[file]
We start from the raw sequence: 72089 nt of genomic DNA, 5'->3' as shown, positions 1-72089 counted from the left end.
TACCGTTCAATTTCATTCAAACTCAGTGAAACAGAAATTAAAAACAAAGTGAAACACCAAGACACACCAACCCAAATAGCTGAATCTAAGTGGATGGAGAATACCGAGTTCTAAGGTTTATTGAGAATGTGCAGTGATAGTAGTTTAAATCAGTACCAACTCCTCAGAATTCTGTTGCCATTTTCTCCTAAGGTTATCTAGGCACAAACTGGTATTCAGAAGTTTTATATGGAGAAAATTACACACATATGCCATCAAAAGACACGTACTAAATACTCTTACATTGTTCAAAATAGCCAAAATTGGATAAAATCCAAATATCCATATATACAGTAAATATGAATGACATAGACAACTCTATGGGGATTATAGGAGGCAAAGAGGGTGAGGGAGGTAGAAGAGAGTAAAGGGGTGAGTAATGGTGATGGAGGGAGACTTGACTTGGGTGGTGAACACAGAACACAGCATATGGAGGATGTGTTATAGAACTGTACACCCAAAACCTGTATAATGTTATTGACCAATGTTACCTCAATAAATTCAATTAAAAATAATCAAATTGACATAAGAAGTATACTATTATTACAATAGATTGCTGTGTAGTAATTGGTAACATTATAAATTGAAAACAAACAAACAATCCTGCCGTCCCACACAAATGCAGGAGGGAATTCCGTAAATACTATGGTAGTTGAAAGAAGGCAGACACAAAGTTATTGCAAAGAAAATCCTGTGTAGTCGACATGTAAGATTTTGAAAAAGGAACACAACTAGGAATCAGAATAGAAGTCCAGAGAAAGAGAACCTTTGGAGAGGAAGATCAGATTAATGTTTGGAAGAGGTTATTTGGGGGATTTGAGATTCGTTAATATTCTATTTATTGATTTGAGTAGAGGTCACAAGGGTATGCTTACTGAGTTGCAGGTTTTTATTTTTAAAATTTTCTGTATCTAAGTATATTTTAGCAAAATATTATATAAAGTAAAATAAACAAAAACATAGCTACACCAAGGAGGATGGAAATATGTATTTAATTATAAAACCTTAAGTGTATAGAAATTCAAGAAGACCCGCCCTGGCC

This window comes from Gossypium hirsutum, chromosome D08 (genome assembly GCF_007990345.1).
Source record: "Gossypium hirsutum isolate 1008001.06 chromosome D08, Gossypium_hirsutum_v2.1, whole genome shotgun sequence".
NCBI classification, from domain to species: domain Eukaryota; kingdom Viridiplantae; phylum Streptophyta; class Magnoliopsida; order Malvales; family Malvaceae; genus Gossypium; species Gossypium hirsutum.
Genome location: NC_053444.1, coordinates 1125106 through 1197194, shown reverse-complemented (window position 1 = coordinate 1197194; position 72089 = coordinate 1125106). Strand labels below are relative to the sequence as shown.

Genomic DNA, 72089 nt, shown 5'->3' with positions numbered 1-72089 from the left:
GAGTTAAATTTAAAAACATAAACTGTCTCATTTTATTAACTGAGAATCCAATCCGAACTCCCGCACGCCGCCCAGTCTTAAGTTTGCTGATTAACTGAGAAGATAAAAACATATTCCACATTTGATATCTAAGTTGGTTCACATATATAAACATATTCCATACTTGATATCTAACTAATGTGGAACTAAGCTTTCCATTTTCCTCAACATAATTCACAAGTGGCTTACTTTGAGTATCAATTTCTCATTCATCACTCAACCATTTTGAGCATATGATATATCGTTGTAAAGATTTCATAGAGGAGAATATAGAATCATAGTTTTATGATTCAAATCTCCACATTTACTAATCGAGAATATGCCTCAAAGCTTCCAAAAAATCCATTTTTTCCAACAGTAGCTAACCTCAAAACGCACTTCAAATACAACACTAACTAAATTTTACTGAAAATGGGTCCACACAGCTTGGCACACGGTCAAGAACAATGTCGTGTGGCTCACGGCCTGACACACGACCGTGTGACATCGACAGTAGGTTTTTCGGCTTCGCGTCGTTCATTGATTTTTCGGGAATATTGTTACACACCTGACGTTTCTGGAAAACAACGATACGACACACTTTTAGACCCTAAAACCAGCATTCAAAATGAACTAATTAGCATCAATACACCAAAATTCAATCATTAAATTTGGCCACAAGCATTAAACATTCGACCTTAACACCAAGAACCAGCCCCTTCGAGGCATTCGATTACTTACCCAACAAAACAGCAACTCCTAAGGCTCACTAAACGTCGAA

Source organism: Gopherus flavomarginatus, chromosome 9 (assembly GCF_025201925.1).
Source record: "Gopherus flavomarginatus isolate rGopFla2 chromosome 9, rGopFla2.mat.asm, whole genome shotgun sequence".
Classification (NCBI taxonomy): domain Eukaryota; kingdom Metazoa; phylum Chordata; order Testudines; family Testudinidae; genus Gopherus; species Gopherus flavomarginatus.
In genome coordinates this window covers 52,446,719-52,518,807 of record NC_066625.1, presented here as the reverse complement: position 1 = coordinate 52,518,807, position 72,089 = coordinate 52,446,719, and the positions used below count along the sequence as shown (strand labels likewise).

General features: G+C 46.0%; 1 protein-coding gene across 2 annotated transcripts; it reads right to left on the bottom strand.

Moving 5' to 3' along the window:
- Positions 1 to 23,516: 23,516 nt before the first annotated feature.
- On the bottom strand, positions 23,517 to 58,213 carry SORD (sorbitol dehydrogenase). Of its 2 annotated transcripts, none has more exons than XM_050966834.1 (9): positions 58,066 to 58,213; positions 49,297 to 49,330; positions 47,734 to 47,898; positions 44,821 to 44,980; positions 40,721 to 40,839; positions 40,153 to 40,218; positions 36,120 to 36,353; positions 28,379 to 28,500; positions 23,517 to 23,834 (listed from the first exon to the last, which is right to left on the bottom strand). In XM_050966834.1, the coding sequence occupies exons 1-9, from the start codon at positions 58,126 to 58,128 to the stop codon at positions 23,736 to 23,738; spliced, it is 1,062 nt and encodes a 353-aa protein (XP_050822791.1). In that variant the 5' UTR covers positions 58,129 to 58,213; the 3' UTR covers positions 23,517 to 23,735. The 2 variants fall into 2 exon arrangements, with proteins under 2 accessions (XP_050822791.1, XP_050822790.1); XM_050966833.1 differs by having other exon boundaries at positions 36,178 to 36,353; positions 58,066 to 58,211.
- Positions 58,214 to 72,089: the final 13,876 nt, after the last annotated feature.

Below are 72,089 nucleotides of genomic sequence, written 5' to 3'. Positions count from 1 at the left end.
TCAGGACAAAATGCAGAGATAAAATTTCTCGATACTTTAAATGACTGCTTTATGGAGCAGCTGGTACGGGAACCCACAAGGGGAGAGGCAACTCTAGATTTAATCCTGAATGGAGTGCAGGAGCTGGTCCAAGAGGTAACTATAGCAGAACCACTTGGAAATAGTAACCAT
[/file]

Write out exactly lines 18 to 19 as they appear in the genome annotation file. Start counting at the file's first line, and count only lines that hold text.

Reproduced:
Below are 72,089 nucleotides of genomic sequence, written 5' to 3'. Positions count from 1 at the left end.
TCAGGACAAAATGCAGAGATAAAATTTCTCGATACTTTAAATGACTGCTTTATGGAGCAGCTGGTACGGGAACCCACAAGGGGAGAGGCAACTCTAGATTTAATCCTGAATGGAGTGCAGGAGCTGGTCCAAGAGGTAACTATAGCAGAACCACTTGGAAATAGTAACCAT